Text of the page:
You don’t like the writing assignment or feel it’s overwhelming – We’ve all been there, and there’s nothing worse than being stuck in a job you need for the paycheck, doing work that isn’t rewarding. For the sake of the paycheck, you want a way to keep producing. I’ll be honest, I’m not one for self-help books, but there was a point in my early career where I desperately needed my low-paying writing job, and I couldn’t get myself to write. I was lucky enough to have a friend who recommended this book, which is based on behavior therapy. The exercise I found most helpful for approaching work I didn’t want to do involved using a 1 – 10 scale to rate just how awful I anticipated the assignment was going to be, then doing the assignment, and rating it again afterward. Invariably, what I found was that the anticipation was always worse than the actual writing, and you quickly realize that doing something is the only way to really know what it’s going to be like.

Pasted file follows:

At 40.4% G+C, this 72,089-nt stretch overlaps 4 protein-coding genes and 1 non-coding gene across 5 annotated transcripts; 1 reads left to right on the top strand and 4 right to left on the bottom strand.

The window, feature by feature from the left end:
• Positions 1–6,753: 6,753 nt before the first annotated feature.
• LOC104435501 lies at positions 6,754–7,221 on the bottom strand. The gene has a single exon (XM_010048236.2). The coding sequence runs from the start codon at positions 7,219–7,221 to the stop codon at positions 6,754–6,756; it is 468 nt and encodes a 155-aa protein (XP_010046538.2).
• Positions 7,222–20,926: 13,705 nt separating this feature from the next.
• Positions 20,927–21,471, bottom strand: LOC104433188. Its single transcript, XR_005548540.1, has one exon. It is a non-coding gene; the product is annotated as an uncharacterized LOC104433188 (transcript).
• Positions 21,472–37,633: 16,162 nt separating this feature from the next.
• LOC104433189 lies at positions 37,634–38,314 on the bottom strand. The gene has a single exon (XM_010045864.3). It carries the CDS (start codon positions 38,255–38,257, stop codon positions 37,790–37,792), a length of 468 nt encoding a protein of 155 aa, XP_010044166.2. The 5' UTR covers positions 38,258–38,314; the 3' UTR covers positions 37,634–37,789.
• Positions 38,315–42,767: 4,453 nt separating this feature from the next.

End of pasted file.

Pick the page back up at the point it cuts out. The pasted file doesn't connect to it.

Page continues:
You use deadline-panic to force yourself to write – This often happens to young writers or those who trained as journalists, especially broadcast and wire service reporters. You know you can write fast and the deadline spurs you on. Whether you pulled all-nighters to finish papers in college or you love the thrill of putting a news story together up against a tight deadline, it’s the adrenaline rush that gets you through. At least, that’s what you tell yourself. There’s a point in your writing career, though, where the adrenaline no longer kicks in and fear takes over (see Procrastination above), and you discover you’re having trouble writing and meeting assignment deadlines. It’s best not to get hooked on the adrenaline beast in the first place because it unwisely convinces you that 1) you do your best writing at the last minute, and 2) you need to delay until the last minute to produce your best work. There are very few writers who look at their published work and think it can’t be improved. Often you see whole subject areas that were left out because you were too rushed or more polished ways to express your thoughts or typos and missing words that set your teeth on edge. Giving yourself the time to write is important; it’s even more crucial to allow yourself the opportunity to improve your writing through editing, seeking the input of colleagues, and rewriting.